A Review Of The Souls Of Black Folk By W.e.b Dubois
The scholar and activist, W.E.B. Du Bois, became the first African American to earn a Ph.D. from Harvard University in 1895. He wrote extensively and was the best-known spokesperson for African American rights during the first half of the 20th century. In 1909, Du Bois co-founded the National Association for the Advancement of Colored People or as we simply say the (NAACP).
‘The influential rights activist wrote ‘The Souls of Black Folk’ which, in my opinion, is a critical landmark in the work of literature of Black protest. It truly holds a mirror to Black Americans even in today’s time. As I read, I could feel Du Bois’s passion. His view of race relations in American at the dawn of the 20th century was clear, critical and deeply profound. This reading has Changed the way I think. It was the first time I was introduced to the concepts of ‘the veil’ and ‘double consciousness’. My mind was blown.
The Souls of Black Folk was published in 1903, and just as the two directions of black leadership in the tumultuous 60’s and ’70’s were symbolized by Martin and Malcolm, the two directions at the turn of the last century-a period punctuated by lynchings and race riots, were embodied in Booker T. Washington and W.E.B. DuBois. Washington, born a slave in the South, urged blacks, at least for the present, to accept Jim Crow and disenfranchisement in return for safety and peace, while they concentrated on attending trade schools and developing and demonstrating to white society-their integrity and character.
Dubois begins by dissecting racism and analyzing its consequences, most notably how racism, particularly “the color line”, places every black person beneath the “veil,” creating a special way of seeing — painful, but also illuminating, which comes from being set apart. In “The Dawn of Freedom,” he offers a perceptive view of reconstruction, and in “Of Booker T. Washington and Others” he coldly, devastatingly, holds up Washington’s ideas for critical examination. Throughout the first quarter of the work, he excels in conveying sociological insights in a magisterial-almost biblical — fashion.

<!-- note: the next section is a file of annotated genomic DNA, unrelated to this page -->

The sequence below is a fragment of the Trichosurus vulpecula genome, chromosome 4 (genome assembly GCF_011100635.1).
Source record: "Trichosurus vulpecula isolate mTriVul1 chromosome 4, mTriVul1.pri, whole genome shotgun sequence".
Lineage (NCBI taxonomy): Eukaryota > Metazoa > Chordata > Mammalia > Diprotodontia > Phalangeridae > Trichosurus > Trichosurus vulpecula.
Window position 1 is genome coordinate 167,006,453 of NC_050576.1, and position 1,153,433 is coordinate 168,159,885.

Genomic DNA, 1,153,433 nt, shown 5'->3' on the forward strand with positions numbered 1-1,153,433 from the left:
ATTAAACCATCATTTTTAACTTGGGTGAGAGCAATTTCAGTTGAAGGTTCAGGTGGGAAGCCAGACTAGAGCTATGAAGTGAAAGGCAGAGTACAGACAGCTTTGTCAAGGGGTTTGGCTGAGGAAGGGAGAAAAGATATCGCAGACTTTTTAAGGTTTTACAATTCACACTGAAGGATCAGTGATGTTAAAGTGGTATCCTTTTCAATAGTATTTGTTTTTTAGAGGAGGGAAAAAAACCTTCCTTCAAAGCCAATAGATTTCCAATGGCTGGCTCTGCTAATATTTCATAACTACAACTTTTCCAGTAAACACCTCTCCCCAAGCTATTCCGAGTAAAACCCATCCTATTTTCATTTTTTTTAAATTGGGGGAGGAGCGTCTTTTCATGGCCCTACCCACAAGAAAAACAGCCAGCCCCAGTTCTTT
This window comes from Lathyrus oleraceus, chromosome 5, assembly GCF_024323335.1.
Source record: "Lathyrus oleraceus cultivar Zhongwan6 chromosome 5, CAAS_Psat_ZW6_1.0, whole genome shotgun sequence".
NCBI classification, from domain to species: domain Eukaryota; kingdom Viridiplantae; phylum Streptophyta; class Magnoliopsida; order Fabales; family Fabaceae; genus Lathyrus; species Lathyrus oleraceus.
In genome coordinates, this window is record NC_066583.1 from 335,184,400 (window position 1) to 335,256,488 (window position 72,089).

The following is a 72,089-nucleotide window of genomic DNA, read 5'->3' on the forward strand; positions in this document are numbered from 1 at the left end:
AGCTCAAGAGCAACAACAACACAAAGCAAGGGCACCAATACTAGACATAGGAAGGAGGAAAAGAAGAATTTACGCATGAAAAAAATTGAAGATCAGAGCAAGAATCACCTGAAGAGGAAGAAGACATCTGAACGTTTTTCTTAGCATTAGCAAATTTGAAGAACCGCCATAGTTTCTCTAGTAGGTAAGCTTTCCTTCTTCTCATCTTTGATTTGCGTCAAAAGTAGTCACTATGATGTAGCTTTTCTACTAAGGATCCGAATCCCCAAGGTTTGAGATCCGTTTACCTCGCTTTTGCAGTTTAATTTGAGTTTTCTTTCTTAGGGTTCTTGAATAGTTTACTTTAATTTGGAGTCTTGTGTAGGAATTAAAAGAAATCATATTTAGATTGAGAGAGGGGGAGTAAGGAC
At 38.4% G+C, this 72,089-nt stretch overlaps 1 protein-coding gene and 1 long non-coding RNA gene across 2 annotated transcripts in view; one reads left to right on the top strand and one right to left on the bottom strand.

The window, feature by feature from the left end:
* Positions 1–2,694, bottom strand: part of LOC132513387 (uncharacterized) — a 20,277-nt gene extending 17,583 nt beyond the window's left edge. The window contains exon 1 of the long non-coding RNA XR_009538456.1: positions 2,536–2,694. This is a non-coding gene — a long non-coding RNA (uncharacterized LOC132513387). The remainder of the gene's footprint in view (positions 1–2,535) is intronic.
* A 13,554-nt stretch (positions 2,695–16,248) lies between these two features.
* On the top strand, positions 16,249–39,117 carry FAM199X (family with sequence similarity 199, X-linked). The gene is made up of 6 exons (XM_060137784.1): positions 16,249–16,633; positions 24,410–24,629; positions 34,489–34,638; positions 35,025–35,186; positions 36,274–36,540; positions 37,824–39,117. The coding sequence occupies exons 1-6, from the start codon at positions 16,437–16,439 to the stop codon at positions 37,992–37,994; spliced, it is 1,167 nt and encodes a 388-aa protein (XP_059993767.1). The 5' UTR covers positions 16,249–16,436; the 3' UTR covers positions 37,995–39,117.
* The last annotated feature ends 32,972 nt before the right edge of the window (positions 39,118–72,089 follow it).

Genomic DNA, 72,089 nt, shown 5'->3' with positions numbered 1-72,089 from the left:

The short story – a story about two first sons, one black and one white, and their parallel, though strikingly different journeys through life, present a stark vision of the constraints placed on one life and the soulless destitution of the other. I found this story moving, but also a fascinating way to make the point about the nature and consequences of racism in the US – the extremes people will go to so as to keep people in their place and how hard it is, once you have seen the ‘truth’ to convince those around you of that ‘truth’ – this is, again, speaking from a position outside of ‘normal’ understanding, always means sounding like a madman. It is the price of the getting of wisdom. Du Bois does not make the getting of this wisdom sound easy nor does he present the ‘benefits’ of such acquisition as terribly positive – but he does make clear that there is no other path, that all other ways lead to servitude.
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